This project was done with the help of my brother Anthony Els. He did the scanning of the original cutout and the digital enhancement using Photoshop Pro.
In the 80's we bought a small container truck Action Pack. Ref Datafiles 4.3, Meccano, the first century, book 3, pg 120 by John Lavens published by MW models.
The model was a Kenworth lorry with the container being made from a colored cardboard cutout that you glued together.
Scan of the Meccano leaflet of the lorry for those who don't believe that Meccano included cardboard in any of their sets!
The original (well used and abused)
cardboard cutout before digital enhancement!
You can see creases, tears and cellotape marks all over, to restore this would be almost impossible.
The digitally enhanced cardboard cutout.
Anthony scanned the image on his flatbed scanner at the highest
resolution it could go.
Using Photoshop Pro, Anthony zooms in on the image, matches the color and colors in the areas needing touching up pixel by pixel.
It sounds complicated, but it is actually quite easy although time consuming.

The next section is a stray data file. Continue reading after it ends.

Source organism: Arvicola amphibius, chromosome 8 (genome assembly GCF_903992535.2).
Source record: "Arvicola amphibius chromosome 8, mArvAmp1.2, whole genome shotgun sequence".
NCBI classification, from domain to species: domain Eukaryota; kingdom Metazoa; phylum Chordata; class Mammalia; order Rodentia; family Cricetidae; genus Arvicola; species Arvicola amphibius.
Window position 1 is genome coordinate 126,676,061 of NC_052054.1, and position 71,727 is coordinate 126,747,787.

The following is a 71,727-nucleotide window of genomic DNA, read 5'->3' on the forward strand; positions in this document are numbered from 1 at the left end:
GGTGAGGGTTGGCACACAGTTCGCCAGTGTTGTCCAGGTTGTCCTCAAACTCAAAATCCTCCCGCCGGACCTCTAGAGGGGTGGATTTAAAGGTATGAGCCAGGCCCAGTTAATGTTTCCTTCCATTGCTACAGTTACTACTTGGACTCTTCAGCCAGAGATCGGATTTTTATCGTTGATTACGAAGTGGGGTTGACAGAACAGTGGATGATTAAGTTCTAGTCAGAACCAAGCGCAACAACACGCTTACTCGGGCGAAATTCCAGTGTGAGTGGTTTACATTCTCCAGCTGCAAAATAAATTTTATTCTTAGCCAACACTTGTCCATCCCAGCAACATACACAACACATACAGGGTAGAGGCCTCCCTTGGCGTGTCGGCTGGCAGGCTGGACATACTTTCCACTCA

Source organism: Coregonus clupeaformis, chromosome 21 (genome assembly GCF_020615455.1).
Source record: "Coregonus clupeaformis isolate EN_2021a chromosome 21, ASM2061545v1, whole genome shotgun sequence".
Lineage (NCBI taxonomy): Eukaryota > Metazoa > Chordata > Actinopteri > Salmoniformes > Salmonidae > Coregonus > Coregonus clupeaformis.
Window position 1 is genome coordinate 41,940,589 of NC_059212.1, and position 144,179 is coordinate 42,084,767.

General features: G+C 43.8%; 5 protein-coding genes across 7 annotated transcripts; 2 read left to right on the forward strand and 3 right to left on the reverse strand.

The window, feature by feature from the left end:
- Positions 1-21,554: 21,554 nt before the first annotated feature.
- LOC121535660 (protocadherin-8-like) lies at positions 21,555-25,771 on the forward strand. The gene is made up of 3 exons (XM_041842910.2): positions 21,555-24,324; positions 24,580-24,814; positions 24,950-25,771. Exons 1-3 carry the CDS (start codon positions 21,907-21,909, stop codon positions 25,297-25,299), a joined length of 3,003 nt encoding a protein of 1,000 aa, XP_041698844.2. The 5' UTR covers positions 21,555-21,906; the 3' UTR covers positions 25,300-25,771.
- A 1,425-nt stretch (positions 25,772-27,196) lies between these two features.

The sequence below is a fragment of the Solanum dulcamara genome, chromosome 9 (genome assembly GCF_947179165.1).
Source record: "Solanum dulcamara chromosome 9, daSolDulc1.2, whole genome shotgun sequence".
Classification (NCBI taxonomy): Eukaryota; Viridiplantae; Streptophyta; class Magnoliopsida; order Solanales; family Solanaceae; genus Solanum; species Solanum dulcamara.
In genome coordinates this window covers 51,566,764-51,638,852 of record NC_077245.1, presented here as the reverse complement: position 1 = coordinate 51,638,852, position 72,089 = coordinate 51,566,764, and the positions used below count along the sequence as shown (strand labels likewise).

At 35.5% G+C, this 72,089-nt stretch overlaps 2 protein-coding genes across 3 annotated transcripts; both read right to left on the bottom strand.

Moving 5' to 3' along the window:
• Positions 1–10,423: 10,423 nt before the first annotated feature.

Click here to download the full image to recreate the model. It is a zipped .bmp file, 341 KB so it will take a while to download!
Before printing out a full color print, print out a test copy in
black to get the dimensions correct.
The width of the flat printed container from tab ends, not the page is : 19 cm
The length of the flat printed container from ends, not the page is : 24.5 cm
me a final color cutout with his HP Office Jet G95 Series color bubble jet printer.
Printer quality was set to photographic quality to print onto a sheet of Kodak photo print paper for bubble jets. The result is true color with a photo finish. I was very pleased with the result.
Once I had the printout I began building the model.
First I carefully cut out the container from
the printed page.
Next I traced the cutout over a piece of medium thickness cardboard and cut it out .(Corn flakes cereal box was used in this project !).
I bent all the folds first on the printout using a ruler. Make sure you have clean, dry hands first or you will smudge the ink on the paper.
I used a Stanley knife to lightly trace over the folds of the cardboard before folding it. Do the cut on the opposite side of the bend. This makes the bend straighter and an exact 90 degrees.
Next, using wood glue and a butter knife, I glued the top sections to each other, followed by the sides and then the ends.
The final model, built purely for sentimental reasons!